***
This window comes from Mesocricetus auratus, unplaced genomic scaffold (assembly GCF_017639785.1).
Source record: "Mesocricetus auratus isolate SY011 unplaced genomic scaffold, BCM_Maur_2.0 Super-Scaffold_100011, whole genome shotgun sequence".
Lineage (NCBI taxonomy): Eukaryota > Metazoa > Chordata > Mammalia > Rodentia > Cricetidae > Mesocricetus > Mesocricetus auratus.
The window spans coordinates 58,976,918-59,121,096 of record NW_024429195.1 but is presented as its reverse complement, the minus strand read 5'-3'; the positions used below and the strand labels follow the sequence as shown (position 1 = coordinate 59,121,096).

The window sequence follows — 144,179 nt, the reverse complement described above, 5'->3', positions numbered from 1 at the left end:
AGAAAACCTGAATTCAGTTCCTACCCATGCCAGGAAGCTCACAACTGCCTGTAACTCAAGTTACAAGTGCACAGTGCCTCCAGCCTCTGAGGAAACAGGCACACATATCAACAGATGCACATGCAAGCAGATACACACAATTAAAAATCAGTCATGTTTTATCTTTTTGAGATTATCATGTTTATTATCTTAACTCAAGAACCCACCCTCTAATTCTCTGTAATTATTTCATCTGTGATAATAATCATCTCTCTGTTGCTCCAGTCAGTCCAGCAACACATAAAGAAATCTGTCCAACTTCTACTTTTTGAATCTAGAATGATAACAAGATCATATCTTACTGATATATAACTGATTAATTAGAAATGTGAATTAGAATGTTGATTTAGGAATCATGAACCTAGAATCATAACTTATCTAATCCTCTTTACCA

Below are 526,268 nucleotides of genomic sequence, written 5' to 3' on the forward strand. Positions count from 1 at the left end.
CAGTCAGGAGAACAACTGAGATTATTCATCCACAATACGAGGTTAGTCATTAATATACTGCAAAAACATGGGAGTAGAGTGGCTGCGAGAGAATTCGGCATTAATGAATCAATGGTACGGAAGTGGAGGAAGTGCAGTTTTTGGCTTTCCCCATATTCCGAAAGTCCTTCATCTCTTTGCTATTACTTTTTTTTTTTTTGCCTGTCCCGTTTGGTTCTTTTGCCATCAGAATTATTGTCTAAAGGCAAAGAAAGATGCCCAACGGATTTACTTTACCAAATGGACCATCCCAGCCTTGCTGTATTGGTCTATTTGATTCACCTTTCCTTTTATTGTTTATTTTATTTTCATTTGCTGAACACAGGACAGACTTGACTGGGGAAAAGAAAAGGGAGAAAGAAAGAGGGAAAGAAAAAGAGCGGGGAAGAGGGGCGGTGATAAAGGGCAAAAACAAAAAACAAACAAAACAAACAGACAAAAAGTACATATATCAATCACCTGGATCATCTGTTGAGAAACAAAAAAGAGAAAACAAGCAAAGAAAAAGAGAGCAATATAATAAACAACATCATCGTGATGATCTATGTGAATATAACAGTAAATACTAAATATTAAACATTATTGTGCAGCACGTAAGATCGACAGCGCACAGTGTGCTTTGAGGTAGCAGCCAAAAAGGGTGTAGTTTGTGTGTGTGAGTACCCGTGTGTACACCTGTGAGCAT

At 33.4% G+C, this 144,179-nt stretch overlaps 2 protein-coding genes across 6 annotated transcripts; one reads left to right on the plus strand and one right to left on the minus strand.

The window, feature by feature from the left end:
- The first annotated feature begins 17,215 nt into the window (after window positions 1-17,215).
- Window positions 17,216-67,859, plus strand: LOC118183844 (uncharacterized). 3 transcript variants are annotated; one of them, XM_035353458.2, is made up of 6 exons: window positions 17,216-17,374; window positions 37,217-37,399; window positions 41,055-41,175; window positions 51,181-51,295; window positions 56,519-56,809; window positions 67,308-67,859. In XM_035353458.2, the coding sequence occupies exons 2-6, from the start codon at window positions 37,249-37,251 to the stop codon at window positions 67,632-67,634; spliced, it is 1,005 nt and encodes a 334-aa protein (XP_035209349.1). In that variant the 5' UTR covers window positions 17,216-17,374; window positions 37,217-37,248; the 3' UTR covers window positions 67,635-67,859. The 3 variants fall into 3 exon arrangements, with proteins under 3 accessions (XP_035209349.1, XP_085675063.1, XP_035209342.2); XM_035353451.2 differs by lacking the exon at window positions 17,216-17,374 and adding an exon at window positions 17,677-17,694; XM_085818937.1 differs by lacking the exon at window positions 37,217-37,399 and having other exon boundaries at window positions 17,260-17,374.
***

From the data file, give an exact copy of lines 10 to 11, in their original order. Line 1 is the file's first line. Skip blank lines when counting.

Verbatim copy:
The window, feature by feature from the left end:
- The first annotated feature begins 17,215 nt into the window (after window positions 1-17,215).